The national declines likely will be weighed down by more troubled markets. Working through the inventory depends on variables such as local employment and the amount of homeowner debt, said Sam Khater, chief economist for CoreLogic, a Santa Ana, Calif.-based real estate and financial information company. Nevada has the highest percentage of homes with mortgages more than the properties are worth, while New York state has the lowest, according to CoreLogic.

Douglas Duncan, chief economist for Washington, D.C.-based Fannie Mae, the largest U.S. mortgage finance company, said in a Bloomberg Radio interview that 7 million U.S. homes are vacant or in the foreclosure process. Morgan Stanley’s Chang said the number of bank-owned and foreclosure-bound homes that have yet to hit the market is closer to 8 million.

Sandipan Deb, a residential credit strategist for Barclays in New York, said prices will drop another 8 percent – to 2002 levels – before beginning a recovery in 2014.

“On a national level, you have never seen a decline of this sort,” Deb said. “I would caveat that by saying you also have not seen an increase on a national level like we saw from 2002 or 2003 to 2006.”

In addition to the as many as 8 million properties vacant or in foreclosure, owners of another 3.8 million homes – 5 percent of U.S. households – said they are “very likely” to put their properties on the market within six months if there is improvement, according to a July survey by Seattle-based Zillow.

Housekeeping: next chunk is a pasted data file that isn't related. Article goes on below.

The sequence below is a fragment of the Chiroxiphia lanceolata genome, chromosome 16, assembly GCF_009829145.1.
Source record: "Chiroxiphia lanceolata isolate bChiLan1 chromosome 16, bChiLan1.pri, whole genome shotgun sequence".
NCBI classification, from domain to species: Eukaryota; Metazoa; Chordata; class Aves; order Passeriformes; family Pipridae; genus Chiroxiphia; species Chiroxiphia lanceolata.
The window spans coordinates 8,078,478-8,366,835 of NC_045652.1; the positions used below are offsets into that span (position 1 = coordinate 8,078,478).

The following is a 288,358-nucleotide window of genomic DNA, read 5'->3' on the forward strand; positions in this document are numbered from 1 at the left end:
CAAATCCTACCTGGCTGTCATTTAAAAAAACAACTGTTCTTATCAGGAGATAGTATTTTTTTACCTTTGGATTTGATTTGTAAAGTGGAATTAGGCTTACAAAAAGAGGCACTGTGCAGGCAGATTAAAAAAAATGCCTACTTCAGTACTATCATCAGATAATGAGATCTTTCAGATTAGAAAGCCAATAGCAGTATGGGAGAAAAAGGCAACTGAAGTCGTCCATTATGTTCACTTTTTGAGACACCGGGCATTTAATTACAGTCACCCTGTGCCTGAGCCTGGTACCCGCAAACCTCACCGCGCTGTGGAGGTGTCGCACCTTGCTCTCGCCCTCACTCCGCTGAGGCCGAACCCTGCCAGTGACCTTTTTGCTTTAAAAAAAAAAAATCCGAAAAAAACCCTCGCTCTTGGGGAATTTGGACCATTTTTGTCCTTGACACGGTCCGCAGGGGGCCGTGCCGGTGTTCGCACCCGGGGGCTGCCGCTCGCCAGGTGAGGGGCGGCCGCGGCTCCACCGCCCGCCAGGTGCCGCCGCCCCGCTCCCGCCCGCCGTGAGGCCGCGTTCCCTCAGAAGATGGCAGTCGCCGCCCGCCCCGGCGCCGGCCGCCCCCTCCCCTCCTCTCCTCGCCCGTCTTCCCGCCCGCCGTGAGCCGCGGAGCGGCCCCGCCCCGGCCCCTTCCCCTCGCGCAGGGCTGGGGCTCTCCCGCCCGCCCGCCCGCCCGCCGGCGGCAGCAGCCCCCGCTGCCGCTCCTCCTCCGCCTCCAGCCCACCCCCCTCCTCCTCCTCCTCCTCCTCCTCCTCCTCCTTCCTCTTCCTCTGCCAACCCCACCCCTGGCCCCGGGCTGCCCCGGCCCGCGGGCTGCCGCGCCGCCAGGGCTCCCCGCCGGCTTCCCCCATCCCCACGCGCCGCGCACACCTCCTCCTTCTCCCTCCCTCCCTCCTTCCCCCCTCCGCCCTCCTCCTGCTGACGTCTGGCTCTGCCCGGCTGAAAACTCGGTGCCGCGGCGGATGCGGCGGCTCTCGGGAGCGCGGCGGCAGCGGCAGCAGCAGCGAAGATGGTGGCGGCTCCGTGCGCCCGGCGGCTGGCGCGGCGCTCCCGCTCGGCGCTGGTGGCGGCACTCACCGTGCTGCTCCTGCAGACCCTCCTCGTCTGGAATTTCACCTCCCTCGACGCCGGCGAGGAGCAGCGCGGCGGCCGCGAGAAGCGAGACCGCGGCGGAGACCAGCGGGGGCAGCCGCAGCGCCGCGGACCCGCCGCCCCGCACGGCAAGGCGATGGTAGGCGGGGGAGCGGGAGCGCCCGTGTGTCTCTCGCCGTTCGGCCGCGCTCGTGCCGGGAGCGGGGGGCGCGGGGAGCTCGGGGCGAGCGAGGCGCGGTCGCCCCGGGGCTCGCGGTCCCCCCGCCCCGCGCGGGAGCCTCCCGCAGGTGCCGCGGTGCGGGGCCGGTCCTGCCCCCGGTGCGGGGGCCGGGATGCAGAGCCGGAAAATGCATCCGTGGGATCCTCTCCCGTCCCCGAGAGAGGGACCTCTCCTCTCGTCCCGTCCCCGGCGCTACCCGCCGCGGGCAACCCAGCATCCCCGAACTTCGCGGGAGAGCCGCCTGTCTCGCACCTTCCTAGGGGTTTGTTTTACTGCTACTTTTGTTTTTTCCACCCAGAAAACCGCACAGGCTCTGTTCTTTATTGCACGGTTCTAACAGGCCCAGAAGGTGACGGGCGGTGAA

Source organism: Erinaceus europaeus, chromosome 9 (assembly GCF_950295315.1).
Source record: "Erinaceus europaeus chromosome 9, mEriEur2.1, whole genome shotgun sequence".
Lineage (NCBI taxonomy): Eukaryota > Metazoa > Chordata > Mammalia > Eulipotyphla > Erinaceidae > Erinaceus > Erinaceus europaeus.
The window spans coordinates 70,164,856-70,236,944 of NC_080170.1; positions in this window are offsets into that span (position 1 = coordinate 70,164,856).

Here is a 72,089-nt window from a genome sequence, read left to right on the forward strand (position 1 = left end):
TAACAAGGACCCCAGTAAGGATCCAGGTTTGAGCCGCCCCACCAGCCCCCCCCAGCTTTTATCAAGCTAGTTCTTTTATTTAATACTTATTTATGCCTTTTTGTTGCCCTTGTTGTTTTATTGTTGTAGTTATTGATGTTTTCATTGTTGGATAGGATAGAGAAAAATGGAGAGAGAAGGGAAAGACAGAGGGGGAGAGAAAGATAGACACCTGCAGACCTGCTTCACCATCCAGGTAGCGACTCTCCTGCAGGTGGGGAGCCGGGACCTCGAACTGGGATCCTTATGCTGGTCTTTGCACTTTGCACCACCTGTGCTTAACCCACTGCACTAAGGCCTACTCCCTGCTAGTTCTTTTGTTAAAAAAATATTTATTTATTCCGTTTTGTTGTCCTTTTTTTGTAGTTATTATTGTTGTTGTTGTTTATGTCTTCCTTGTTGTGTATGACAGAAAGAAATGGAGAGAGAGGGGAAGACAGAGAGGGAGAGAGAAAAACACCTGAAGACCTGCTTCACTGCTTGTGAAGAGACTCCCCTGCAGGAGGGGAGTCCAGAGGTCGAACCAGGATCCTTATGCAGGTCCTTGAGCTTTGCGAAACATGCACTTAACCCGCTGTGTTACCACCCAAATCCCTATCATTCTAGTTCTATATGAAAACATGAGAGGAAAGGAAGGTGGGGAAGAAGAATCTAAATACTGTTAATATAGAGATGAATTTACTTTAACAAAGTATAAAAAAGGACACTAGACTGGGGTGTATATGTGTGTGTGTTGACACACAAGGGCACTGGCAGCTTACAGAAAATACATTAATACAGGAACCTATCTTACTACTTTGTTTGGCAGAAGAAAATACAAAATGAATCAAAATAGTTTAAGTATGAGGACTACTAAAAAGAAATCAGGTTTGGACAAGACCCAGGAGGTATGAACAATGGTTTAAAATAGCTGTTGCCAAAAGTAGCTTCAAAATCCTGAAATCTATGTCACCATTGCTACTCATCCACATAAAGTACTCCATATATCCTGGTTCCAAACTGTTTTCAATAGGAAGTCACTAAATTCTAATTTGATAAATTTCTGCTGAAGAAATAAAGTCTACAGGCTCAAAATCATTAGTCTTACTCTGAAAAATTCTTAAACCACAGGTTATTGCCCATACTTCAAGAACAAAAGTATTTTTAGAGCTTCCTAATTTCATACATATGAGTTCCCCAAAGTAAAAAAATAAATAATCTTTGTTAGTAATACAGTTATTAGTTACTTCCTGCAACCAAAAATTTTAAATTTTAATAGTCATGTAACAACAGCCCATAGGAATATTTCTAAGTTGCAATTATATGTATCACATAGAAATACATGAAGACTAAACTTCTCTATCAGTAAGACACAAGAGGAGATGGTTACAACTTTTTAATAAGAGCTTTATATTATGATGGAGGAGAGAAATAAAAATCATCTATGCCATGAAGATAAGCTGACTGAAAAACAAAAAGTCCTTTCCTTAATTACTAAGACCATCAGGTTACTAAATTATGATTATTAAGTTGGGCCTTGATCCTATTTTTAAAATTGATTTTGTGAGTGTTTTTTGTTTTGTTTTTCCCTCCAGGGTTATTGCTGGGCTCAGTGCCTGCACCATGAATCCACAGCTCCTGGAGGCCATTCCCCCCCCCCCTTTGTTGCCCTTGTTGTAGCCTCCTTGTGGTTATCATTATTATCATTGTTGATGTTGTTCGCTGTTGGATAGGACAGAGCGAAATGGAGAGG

“This has the potential to create a sawtooth pattern along the bottom,” Stan Humphries, Zillow’s chief economist, said in a telephone interview. “Homes begin to sell and a few sidelined sellers rush into the marketplace and flood the marketplace.”

If the market doesn’t fall to its natural bottom, price gains in the next five to 10 years won’t keep pace with inflation as the difference is made up “on the back end,” said Barry Ritholtz, chief executive officer of FusionIQ, a New York research company. Price increases that fail to at least match inflation are the same as reductions in value, Ritholtz said.

The Obama administration’s effort to help mortgage holders, the Home Affordable Modification Program, or HAMP, is another source of future inventory as owners with new loan terms re-default, Ritholtz said. About half of the modifications done in 2009 were behind in payments by the first quarter of 2010, according to the Treasury Department.

“The belief has been, if we stimulate sales with a tax credit and delay foreclosures with modifications, the market would stabilize,” said Ritholtz, author of “Bailout Nation.” “We’re just putting off the day of reckoning and drawing out the pain by not letting the housing market hit its bottom.”